Ok, to be honest, I have been back from Lima for nearly two weeks. The 6th International Meeting of Marianist Lay Communities was a great success. The success came not only from the excellent hospitality of our Peruvian hosts, but also from the depth of reflection and sharing among delegates, guests, and observers from around the world. The theme of the meeting was “Faith of the Heart in the Heart of the World”. The process of the meeting was intentional in connecting mind and heart through much personal reflection and small group sharing. Yes, there was time devoted to business matters but the focus was on the gifts and challenges of living and sharing our faith as lay women and men in the world.
It was evident at our meeting that the spirit of Pope Francis has caught on internationally. Here is a piece I wrote for the National Catholic Reporter blog, NCR Today.
The conclusion of the assembly also marked the conclusion of my term as international President of our Marianist Lay Communities. After all of the intense work in the weeks preceding the meeting, I was expecting to come home with all the worries and burdens magically lifted. I was not expecting the intense physical, emotional, and mental draining that happened instead. I still need to take time to enter fully into this time of transition; in thankfulness for all that has been, and with openness to what the future will hold.
Of course, one immediate goal is to get this blog going again! 🙂
WordPress just sent a small note acknowledging the two year anniversary of catholic dialogue. I began this blog on December 8, 2010, the Feast of the Immaculate Conception. Last year, I wrote a blog post reflecting on this feast.
And, here is a link to my very first blog post. Oh, how I remember the nervousness of that first post. I remember it so well because the nervousness is still there. I still worry if anyone will read what I write. I worry about who will read what I write! In those early months, I remained anonymous. I finally revealed who I was on June 30, 2011.
This blog opened doors to a regular column in the Prairie Messenger, and an invitation to join the NCR Today team of bloggers. Writing for two of my favorite Catholic publications gave me more reason for nervousness. Becoming part of a writing community of so many women and men whom I admire so much, is both an awesome honor and a terrifying task. What can I add? What can I say, that hasn’t already been said…and said so well?
The respectful and thoughtful dialogue on this blog, the community of kindred spirits, and the kind words of affirmation provide the needed energy and incentive. To all who have stopped by, whether your visits are one-time or regular, THANK YOU!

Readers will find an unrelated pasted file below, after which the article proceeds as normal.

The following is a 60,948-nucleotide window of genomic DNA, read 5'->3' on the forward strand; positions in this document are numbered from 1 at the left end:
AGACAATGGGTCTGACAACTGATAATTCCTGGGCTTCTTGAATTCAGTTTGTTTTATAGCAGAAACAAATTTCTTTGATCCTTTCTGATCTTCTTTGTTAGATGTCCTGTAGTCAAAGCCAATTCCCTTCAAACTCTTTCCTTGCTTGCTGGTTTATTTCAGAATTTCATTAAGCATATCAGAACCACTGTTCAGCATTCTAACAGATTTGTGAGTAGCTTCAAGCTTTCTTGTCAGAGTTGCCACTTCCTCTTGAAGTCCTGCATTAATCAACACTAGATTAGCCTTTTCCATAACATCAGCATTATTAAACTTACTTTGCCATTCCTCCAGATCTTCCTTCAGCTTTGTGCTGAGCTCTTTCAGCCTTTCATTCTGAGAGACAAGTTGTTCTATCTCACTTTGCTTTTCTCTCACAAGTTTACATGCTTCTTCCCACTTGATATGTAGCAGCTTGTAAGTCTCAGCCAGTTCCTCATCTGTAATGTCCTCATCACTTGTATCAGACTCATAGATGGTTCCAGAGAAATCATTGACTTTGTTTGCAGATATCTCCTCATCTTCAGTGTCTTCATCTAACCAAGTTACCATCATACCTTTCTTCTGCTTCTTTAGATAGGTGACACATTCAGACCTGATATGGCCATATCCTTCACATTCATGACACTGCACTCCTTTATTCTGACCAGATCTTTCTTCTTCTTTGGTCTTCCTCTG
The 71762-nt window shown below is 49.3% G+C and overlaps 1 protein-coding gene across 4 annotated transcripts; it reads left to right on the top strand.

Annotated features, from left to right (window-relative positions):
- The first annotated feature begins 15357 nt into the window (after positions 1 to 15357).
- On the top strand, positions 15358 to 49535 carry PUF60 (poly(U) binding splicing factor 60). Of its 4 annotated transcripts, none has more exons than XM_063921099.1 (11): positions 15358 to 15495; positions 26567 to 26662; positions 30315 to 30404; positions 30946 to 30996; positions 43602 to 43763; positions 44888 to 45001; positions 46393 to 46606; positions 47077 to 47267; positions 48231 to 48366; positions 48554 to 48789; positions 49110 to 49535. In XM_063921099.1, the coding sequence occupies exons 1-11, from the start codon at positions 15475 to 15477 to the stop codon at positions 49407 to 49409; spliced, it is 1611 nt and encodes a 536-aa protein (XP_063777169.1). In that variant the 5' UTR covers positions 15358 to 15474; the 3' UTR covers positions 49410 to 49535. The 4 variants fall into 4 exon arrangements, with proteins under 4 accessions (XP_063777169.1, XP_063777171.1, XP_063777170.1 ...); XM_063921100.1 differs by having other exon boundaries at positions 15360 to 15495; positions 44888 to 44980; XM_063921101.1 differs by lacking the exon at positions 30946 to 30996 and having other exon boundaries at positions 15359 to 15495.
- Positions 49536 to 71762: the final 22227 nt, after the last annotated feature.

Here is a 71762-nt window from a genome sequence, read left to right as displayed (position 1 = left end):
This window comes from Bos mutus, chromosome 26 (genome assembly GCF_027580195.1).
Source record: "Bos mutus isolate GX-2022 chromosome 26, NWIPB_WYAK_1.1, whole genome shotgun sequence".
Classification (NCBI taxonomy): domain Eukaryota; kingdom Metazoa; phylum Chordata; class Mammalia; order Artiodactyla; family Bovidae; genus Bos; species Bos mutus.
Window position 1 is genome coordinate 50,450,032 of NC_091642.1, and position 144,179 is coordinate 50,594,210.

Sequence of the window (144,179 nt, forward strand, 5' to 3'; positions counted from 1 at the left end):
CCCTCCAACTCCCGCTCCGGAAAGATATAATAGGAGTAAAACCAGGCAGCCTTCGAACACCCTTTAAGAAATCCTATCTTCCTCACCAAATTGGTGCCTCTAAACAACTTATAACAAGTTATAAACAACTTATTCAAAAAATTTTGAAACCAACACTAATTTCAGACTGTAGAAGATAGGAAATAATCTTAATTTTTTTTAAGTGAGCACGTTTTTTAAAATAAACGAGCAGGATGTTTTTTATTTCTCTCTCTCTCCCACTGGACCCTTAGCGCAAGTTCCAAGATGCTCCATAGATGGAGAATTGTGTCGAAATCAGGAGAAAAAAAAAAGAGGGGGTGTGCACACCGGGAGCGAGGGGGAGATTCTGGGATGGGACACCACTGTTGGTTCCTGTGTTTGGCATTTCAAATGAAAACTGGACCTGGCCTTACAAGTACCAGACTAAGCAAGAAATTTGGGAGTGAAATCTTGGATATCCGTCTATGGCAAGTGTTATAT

May she, whom we celebrate this day, be our model and guide. Like Mary, may we ponder deeply, reach out generously, act justly, and be ever ready to respond with a faith-filled YES to our God.
Readers and friends of catholic dialogue know that I am a big fan of the National Catholic Reporter down in the US. NCR commentaries and articles have often provided the spring-board and inspiration for my own blog posts. It is one of my go-to sources for international Catholic news as are The Tablet in the UK and our own Prairie Messenger here in Canada. Unlike some Diocesan sponsored newspapers, these journals provide a wide range of voices and critical reflections on the Church in our world. In the spirit of dialogue, I try to read a few more conservative journals also. I enjoy hearing all sides to an issue and seeing how diverse views are presented.
A couple of weeks ago, an editor from NCR sent me an email. He had come across the catholic dialogue blog and the Prairie Messenger columns. He liked what he saw, and wondered if I would be interested in joining the NCR Today Blog Team. In hind-sight, responding with an email that said ‘are you kidding me?’ was probably not the most professional response. But it was an honest one.
I continue to be amazed at the connections that are made through the internet, and in the blog world. The opportunities for open dialogue and networking are phenomenal. In the past, most church conversations took place in curial halls or behind pastoral doors. Today, passionate and committed lay women and men, religious and priests share their voices and share their faith across the miles and across cyber-space. True faith requires a journey of exploring and questioning. Faith grows when we have the opportunity to test out new thoughts on others, to enter into respectful dialogue that seeks understanding.
And we learn. Each and every day we learn from what others are saying and writing. I chose a relatively safe topic for my first NCR Today blog post – an invitation to share experiences on the New Roman Missal. It provided a lively discussion on this blog, and managed to nudge a healthy response on the NCR blog also. In fact, the responses are far wittier and interesting than the post itself! 😉